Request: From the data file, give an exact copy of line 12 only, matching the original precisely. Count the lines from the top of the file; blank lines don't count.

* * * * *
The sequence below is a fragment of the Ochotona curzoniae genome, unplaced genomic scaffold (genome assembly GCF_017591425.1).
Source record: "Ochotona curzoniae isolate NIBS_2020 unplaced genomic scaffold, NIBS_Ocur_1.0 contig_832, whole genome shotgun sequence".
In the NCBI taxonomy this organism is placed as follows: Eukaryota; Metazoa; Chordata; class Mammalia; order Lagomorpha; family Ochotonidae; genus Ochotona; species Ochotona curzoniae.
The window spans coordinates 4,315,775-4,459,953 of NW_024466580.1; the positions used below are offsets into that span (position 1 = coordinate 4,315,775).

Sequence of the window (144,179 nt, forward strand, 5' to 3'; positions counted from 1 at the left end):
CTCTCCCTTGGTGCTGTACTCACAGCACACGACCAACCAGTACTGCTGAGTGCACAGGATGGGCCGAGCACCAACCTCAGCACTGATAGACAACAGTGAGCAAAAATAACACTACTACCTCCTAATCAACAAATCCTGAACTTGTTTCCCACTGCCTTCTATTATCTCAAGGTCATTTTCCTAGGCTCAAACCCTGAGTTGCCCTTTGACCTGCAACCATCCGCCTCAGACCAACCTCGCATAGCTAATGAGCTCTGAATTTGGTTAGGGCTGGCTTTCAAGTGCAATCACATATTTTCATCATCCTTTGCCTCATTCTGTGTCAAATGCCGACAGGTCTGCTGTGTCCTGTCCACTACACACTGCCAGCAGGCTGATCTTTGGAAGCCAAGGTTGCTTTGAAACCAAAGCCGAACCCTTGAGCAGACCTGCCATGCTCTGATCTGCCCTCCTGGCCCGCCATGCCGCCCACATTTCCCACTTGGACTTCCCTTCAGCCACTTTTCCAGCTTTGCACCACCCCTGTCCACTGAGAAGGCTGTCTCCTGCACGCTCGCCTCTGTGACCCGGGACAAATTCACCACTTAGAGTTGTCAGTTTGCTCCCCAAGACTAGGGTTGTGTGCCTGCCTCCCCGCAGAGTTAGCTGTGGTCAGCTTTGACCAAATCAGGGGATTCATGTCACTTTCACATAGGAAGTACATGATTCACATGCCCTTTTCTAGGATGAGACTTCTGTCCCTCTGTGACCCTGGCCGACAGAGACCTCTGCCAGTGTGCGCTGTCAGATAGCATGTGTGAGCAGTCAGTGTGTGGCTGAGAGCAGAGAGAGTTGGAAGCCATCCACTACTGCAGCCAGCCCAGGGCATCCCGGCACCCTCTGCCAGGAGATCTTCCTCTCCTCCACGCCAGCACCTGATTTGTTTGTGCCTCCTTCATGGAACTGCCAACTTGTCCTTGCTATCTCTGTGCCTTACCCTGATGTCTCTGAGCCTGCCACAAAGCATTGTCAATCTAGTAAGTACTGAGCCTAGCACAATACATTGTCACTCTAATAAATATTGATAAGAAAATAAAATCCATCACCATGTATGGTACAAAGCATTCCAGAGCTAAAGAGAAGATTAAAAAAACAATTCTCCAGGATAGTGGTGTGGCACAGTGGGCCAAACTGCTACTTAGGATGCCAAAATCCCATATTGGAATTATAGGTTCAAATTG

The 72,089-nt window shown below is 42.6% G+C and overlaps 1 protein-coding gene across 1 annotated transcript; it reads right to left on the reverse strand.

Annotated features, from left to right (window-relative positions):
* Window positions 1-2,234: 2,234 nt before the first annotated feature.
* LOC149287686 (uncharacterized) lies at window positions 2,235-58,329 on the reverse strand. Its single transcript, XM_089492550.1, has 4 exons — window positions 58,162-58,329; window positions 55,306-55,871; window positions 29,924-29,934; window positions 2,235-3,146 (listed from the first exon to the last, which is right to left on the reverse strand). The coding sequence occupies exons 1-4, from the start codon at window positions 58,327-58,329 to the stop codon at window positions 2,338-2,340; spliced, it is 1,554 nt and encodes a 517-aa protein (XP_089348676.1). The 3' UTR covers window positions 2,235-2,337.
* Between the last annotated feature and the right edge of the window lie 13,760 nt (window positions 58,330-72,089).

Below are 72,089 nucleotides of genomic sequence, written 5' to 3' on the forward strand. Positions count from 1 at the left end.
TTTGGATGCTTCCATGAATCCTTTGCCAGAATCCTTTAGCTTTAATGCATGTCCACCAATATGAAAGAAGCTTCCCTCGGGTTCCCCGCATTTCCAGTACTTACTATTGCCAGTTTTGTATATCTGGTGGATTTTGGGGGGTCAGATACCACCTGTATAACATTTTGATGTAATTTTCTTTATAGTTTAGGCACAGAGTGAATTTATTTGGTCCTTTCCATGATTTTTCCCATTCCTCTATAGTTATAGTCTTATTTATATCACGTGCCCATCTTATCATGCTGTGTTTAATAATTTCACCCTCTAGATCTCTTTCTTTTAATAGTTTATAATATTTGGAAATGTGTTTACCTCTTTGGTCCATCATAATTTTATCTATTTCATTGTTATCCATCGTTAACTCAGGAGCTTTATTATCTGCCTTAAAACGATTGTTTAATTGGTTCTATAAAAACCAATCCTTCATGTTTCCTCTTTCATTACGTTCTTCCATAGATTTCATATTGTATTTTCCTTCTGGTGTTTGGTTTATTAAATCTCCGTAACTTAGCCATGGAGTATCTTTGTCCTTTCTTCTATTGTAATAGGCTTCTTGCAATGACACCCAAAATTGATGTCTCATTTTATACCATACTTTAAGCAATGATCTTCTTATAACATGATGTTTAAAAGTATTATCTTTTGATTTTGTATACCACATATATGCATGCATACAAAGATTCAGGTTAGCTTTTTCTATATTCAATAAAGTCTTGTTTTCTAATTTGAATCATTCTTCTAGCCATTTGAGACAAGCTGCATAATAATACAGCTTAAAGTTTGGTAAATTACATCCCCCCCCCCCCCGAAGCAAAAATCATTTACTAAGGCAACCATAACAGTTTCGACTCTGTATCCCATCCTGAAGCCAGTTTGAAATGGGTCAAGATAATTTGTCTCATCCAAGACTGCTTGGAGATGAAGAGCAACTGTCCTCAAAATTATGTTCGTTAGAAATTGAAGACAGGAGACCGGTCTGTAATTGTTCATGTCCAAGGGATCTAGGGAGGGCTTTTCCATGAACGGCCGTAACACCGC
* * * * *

Below are 72,089 nucleotides of genomic sequence, written 5' to 3' on the forward strand. Positions count from 1 at the left end.